Xanthic acids have long been known to act as reducing agents. Recently, D609, a tricyclodecanol derivative of xanthic acid, has been reported to have anti-apoptotic and anti-inflammatory properties that are attributed to specific inhibition of phosphatidyl choline phospholipase C (PCPLC). However, because oxidative stress is involved in both of these cellular responses, the possibility that xanthates may act as antioxidants was investigated in the current study. Finding that xanthates efficiently scavenge hydroxyl radicals, the mechanism by which D609 and other xanthate derivatives may protect against oxidative damage was further examined. The xanthates studied, especially D609, mimic glutathione (GSH). Xanthates scavenge hydroxyl radicals and hydrogen peroxide, form disulfide bonds (dixanthogens), and react with electrophilic products of lipid oxidation (acrolein) in a manner similar to GSH. Further, upon disulfide formation, dixanthogens are reduced by glutathione reductase to a redox active xanthate. Supporting its role as an antioxidant, D609 significantly (p < 0.01) reduces free radical-induced changes in synaptosomal lipid peroxidation (TBARs), protein oxidation (protein carbonyls), and protein conformation. Thus, in addition to inhibitory effects on PC-PLC, D609 may prevent cellular apoptotic and inflammatory cascades by acting as antioxidants and novel GSH mimics. These results are discussed with reference to potential therapeutic application of D609 in oxidative stress conditions.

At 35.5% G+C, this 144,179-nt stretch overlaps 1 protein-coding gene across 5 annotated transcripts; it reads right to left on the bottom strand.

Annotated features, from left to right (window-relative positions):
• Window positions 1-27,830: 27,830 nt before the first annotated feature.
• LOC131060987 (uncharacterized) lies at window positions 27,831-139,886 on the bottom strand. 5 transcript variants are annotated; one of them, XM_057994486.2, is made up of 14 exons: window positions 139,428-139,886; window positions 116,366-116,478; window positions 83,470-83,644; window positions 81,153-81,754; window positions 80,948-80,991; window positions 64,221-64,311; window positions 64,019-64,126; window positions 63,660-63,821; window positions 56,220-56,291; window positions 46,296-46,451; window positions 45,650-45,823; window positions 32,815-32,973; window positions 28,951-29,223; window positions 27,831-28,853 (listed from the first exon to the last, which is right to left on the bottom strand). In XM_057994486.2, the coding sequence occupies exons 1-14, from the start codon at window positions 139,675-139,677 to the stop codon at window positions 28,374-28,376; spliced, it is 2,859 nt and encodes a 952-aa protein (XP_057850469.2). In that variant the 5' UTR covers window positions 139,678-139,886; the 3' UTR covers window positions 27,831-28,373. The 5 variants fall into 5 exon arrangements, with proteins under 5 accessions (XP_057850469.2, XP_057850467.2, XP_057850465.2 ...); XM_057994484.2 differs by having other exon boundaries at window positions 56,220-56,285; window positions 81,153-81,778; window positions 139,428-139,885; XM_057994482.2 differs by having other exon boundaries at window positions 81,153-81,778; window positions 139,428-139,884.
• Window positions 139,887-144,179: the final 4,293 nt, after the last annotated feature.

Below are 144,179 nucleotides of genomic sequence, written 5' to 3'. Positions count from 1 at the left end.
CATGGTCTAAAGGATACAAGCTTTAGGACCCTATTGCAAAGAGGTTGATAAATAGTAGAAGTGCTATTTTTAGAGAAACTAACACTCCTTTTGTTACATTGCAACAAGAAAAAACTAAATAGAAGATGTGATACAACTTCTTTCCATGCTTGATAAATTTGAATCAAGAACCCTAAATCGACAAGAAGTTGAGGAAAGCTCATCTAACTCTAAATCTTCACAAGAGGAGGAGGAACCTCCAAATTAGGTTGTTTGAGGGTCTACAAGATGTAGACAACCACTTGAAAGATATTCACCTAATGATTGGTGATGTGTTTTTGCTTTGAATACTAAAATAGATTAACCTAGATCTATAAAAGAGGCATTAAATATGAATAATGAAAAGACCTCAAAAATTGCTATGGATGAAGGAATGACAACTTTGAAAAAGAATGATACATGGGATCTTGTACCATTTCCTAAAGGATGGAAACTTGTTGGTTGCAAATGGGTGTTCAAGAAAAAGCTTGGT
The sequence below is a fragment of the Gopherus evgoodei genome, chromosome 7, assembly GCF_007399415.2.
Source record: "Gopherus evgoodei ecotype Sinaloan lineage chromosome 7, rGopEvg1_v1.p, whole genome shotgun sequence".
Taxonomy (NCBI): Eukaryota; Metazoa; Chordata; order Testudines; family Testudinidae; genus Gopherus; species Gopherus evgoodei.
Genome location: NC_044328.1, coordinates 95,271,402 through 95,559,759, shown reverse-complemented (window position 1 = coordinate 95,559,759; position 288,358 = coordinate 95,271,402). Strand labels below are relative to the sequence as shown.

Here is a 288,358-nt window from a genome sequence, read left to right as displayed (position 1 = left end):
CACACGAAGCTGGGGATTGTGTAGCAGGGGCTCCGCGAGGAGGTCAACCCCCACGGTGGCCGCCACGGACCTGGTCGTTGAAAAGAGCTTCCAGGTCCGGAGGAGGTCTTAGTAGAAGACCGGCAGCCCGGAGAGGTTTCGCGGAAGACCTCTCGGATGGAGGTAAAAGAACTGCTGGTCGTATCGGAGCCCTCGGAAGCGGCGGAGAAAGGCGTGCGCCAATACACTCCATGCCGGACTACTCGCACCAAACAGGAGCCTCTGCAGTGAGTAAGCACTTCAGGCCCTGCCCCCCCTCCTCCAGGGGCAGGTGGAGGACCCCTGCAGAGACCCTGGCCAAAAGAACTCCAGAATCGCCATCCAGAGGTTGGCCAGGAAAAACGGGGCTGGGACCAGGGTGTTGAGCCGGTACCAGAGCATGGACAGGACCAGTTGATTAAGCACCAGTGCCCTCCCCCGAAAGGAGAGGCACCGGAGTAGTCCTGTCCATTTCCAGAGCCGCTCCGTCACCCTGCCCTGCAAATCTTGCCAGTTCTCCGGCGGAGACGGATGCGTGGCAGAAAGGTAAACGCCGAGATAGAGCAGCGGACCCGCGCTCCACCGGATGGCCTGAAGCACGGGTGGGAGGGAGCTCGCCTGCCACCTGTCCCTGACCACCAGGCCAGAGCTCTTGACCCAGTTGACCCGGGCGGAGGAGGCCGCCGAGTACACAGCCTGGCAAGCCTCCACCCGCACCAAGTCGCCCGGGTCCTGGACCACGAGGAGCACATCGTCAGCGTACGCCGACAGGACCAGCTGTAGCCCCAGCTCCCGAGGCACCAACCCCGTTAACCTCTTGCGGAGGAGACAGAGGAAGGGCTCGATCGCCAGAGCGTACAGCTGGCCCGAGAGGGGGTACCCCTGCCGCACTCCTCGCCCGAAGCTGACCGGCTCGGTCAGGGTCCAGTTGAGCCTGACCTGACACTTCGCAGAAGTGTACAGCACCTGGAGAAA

|Number of pages||11|
|Journal||Free Radical Research|
|State||Published - Apr 1 2003|
Bibliographical noteFunding Information:
This work was supported in part by grants to DAB (AG-05119; AG-10836; AG-12423) from the NIH.
- Oxidative stress
ASJC Scopus subject areas